33.Whereupon Astyochus, taking with him five galleys of Corinth, a sixth of Megara, one of Hermione, and those of Laconia which he brought with him, went towards Miletus to his charge, mightily threatening the Chians, in case they should need him, not to help them.
When he was come to Corycus in Erythraea, he stayed there.And the Athenians from Samos lay on the other side of the point, the one not knowing that the other was so near.
Astyochus, upon a letter sent him from Pedaritus, signifying that there were come certain Erythraean captives dismissed from Samos with design to betray Erythrae, went presently back to Erythrae;so little he missed of falling into the hands of the Athenians.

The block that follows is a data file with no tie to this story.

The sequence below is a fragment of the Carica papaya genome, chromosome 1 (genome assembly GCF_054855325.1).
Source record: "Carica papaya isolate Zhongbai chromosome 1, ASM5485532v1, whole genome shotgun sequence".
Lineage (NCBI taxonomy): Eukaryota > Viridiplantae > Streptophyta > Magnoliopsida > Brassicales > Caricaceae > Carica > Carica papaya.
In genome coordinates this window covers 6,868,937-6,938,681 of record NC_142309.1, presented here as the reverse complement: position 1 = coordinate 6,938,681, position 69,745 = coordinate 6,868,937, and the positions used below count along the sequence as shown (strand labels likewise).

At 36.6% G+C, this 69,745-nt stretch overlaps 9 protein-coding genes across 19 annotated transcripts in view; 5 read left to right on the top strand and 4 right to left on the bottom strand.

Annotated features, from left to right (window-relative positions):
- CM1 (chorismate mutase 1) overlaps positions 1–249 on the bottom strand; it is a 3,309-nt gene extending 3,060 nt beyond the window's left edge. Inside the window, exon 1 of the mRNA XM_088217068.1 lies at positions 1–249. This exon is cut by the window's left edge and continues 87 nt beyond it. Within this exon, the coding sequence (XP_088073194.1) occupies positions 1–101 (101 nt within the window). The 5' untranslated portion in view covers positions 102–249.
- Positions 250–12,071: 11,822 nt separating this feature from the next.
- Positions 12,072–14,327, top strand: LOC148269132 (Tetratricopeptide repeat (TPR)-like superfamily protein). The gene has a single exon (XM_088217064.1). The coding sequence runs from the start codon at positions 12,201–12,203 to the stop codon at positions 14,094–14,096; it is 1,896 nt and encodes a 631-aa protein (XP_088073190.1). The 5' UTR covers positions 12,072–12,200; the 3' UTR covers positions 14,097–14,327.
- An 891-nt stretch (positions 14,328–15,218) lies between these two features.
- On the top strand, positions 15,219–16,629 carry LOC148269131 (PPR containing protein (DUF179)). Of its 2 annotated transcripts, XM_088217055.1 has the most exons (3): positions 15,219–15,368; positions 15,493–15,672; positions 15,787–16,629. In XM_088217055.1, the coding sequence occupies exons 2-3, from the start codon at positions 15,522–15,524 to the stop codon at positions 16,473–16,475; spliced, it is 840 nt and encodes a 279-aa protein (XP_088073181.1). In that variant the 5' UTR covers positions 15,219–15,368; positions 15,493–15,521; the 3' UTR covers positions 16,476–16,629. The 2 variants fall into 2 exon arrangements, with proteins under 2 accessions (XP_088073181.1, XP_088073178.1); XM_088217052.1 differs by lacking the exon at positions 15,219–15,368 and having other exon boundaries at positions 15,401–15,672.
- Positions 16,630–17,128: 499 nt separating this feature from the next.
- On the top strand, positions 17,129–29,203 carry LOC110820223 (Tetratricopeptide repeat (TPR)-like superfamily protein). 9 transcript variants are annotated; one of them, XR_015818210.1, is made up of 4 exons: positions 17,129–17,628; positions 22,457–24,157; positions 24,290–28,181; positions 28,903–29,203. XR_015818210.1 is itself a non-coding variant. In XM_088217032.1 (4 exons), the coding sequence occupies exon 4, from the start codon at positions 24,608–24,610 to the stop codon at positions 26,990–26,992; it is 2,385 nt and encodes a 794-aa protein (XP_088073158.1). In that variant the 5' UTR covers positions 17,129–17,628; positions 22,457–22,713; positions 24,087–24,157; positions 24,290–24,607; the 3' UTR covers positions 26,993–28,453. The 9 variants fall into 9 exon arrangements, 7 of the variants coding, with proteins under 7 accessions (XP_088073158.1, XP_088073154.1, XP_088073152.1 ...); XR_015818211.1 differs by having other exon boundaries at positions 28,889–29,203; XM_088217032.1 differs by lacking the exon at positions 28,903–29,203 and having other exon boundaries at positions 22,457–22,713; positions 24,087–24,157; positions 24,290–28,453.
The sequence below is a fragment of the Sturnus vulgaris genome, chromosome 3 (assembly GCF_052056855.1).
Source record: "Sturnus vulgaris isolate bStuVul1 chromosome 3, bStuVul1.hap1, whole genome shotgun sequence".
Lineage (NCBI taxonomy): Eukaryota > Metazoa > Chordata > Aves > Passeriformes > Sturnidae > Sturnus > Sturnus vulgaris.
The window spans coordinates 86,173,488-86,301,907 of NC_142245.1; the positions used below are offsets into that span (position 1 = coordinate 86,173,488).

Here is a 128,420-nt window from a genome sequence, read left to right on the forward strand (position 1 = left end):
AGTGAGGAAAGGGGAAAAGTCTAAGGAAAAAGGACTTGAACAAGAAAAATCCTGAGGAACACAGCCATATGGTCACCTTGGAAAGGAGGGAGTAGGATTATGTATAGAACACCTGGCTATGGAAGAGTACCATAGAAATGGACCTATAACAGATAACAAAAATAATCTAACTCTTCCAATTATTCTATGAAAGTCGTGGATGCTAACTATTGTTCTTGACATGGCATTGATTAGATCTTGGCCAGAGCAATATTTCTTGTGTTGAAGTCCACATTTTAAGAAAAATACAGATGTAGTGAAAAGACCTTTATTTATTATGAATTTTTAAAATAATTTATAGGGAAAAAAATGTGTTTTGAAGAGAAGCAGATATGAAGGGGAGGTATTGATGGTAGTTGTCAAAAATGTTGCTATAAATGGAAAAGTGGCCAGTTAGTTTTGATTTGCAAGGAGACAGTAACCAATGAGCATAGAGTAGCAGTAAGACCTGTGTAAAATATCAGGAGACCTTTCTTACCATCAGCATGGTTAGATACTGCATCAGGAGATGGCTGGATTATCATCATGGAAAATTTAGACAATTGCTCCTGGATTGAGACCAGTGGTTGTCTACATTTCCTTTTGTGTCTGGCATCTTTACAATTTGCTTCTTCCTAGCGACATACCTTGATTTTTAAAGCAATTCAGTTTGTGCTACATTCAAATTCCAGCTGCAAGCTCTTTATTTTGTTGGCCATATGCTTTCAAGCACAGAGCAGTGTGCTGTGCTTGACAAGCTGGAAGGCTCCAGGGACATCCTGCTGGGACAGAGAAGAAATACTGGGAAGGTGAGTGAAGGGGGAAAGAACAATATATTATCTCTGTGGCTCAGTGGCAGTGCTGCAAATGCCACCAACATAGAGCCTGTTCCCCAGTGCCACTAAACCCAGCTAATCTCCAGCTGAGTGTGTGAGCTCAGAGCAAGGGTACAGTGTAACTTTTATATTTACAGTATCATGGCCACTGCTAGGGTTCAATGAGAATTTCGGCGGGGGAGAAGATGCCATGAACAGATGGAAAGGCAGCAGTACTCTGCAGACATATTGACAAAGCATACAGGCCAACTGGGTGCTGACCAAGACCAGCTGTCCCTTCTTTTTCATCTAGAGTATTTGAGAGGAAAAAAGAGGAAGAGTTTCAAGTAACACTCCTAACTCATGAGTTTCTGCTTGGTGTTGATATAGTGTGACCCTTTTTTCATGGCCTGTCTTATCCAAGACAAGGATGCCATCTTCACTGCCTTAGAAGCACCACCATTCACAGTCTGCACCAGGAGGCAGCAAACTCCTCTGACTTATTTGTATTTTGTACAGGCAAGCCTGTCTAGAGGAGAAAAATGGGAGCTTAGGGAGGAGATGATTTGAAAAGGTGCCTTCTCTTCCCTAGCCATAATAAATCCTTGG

Pedaritus also went over to him;and having narrowly enquired touching these seeming traitors, and found that the whole matter was but a pretence which the men had used for their escape from Samos, they acquitted them, and departed one to Chios, the other, as he was going before, towards Miletus.
The English works of Thomas Hobbes of Malmesbury. Thucydides. Thomas Hobbes. translator. London. Bohn. 1843.
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